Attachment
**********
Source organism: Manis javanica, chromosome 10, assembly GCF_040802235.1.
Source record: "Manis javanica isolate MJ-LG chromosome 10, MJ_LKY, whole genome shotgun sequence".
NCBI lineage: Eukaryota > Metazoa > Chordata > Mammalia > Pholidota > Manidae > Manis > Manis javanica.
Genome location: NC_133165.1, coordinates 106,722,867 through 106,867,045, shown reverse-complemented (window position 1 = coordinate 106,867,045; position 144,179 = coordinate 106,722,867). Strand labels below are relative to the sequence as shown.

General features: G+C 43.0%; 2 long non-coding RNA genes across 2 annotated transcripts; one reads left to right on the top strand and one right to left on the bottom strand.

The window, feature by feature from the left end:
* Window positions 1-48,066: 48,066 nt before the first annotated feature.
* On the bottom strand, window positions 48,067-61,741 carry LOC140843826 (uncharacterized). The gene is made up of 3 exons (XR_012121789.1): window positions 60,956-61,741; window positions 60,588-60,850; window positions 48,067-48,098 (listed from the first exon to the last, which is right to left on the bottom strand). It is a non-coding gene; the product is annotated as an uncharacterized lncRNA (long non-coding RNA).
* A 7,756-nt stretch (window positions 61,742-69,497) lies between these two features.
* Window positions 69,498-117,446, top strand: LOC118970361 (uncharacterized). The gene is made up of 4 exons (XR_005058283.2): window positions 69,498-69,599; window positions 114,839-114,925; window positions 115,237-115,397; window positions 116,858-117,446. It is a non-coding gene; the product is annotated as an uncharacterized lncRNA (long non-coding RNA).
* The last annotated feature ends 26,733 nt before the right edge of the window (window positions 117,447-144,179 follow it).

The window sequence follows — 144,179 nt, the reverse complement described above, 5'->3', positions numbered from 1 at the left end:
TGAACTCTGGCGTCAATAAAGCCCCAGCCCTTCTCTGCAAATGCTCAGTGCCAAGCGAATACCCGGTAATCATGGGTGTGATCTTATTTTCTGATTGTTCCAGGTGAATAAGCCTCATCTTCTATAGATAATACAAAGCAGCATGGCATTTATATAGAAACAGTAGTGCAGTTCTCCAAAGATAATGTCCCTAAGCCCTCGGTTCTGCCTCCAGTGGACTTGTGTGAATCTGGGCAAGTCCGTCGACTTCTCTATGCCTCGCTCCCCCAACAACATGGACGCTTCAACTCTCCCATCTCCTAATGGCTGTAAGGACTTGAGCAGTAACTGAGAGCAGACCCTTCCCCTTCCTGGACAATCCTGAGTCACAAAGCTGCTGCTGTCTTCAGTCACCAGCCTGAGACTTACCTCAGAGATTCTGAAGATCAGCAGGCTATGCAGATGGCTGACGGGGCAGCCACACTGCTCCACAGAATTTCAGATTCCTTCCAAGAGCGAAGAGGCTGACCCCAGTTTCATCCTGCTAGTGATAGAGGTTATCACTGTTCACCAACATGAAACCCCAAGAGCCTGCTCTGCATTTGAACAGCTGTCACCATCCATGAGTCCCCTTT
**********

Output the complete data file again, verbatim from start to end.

Source organism: Manis javanica, chromosome 10, assembly GCF_040802235.1.
Source record: "Manis javanica isolate MJ-LG chromosome 10, MJ_LKY, whole genome shotgun sequence".
NCBI lineage: Eukaryota > Metazoa > Chordata > Mammalia > Pholidota > Manidae > Manis > Manis javanica.
Genome location: NC_133165.1, coordinates 106,722,867 through 106,867,045, shown reverse-complemented (window position 1 = coordinate 106,867,045; position 144,179 = coordinate 106,722,867). Strand labels below are relative to the sequence as shown.

General features: G+C 43.0%; 2 long non-coding RNA genes across 2 annotated transcripts; one reads left to right on the top strand and one right to left on the bottom strand.

The window, feature by feature from the left end:
* Window positions 1-48,066: 48,066 nt before the first annotated feature.
* On the bottom strand, window positions 48,067-61,741 carry LOC140843826 (uncharacterized). The gene is made up of 3 exons (XR_012121789.1): window positions 60,956-61,741; window positions 60,588-60,850; window positions 48,067-48,098 (listed from the first exon to the last, which is right to left on the bottom strand). It is a non-coding gene; the product is annotated as an uncharacterized lncRNA (long non-coding RNA).
* A 7,756-nt stretch (window positions 61,742-69,497) lies between these two features.
* Window positions 69,498-117,446, top strand: LOC118970361 (uncharacterized). The gene is made up of 4 exons (XR_005058283.2): window positions 69,498-69,599; window positions 114,839-114,925; window positions 115,237-115,397; window positions 116,858-117,446. It is a non-coding gene; the product is annotated as an uncharacterized lncRNA (long non-coding RNA).
* The last annotated feature ends 26,733 nt before the right edge of the window (window positions 117,447-144,179 follow it).

The window sequence follows — 144,179 nt, the reverse complement described above, 5'->3', positions numbered from 1 at the left end:
TGAACTCTGGCGTCAATAAAGCCCCAGCCCTTCTCTGCAAATGCTCAGTGCCAAGCGAATACCCGGTAATCATGGGTGTGATCTTATTTTCTGATTGTTCCAGGTGAATAAGCCTCATCTTCTATAGATAATACAAAGCAGCATGGCATTTATATAGAAACAGTAGTGCAGTTCTCCAAAGATAATGTCCCTAAGCCCTCGGTTCTGCCTCCAGTGGACTTGTGTGAATCTGGGCAAGTCCGTCGACTTCTCTATGCCTCGCTCCCCCAACAACATGGACGCTTCAACTCTCCCATCTCCTAATGGCTGTAAGGACTTGAGCAGTAACTGAGAGCAGACCCTTCCCCTTCCTGGACAATCCTGAGTCACAAAGCTGCTGCTGTCTTCAGTCACCAGCCTGAGACTTACCTCAGAGATTCTGAAGATCAGCAGGCTATGCAGATGGCTGACGGGGCAGCCACACTGCTCCACAGAATTTCAGATTCCTTCCAAGAGCGAAGAGGCTGACCCCAGTTTCATCCTGCTAGTGATAGAGGTTATCACTGTTCACCAACATGAAACCCCAAGAGCCTGCTCTGCATTTGAACAGCTGTCACCATCCATGAGTCCCCTTT